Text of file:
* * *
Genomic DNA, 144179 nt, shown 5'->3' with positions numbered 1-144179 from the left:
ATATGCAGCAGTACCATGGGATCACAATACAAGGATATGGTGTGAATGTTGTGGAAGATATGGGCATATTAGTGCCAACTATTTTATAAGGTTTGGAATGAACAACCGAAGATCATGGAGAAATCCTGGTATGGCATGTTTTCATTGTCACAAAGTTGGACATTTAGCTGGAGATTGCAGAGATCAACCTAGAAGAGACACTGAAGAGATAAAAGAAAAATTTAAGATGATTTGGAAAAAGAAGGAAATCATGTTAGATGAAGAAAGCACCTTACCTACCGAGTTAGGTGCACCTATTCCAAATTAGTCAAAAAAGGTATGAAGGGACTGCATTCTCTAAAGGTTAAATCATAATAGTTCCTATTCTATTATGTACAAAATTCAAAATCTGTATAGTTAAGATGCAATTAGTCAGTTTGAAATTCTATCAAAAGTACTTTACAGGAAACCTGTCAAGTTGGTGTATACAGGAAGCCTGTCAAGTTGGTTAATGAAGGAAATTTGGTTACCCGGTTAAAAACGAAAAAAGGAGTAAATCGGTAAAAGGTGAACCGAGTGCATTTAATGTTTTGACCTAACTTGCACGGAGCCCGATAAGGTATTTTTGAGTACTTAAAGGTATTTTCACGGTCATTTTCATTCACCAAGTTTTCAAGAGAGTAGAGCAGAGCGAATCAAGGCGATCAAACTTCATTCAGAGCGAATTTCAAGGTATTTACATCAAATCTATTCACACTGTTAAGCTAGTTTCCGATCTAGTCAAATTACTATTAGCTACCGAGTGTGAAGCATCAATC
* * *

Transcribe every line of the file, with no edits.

Genomic DNA, 144179 nt, shown 5'->3' with positions numbered 1-144179 from the left:
ATATGCAGCAGTACCATGGGATCACAATACAAGGATATGGTGTGAATGTTGTGGAAGATATGGGCATATTAGTGCCAACTATTTTATAAGGTTTGGAATGAACAACCGAAGATCATGGAGAAATCCTGGTATGGCATGTTTTCATTGTCACAAAGTTGGACATTTAGCTGGAGATTGCAGAGATCAACCTAGAAGAGACACTGAAGAGATAAAAGAAAAATTTAAGATGATTTGGAAAAAGAAGGAAATCATGTTAGATGAAGAAAGCACCTTACCTACCGAGTTAGGTGCACCTATTCCAAATTAGTCAAAAAAGGTATGAAGGGACTGCATTCTCTAAAGGTTAAATCATAATAGTTCCTATTCTATTATGTACAAAATTCAAAATCTGTATAGTTAAGATGCAATTAGTCAGTTTGAAATTCTATCAAAAGTACTTTACAGGAAACCTGTCAAGTTGGTGTATACAGGAAGCCTGTCAAGTTGGTTAATGAAGGAAATTTGGTTACCCGGTTAAAAACGAAAAAAGGAGTAAATCGGTAAAAGGTGAACCGAGTGCATTTAATGTTTTGACCTAACTTGCACGGAGCCCGATAAGGTATTTTTGAGTACTTAAAGGTATTTTCACGGTCATTTTCATTCACCAAGTTTTCAAGAGAGTAGAGCAGAGCGAATCAAGGCGATCAAACTTCATTCAGAGCGAATTTCAAGGTATTTACATCAAATCTATTCACACTGTTAAGCTAGTTTCCGATCTAGTCAAATTACTATTAGCTACCGAGTGTGAAGCATCAATC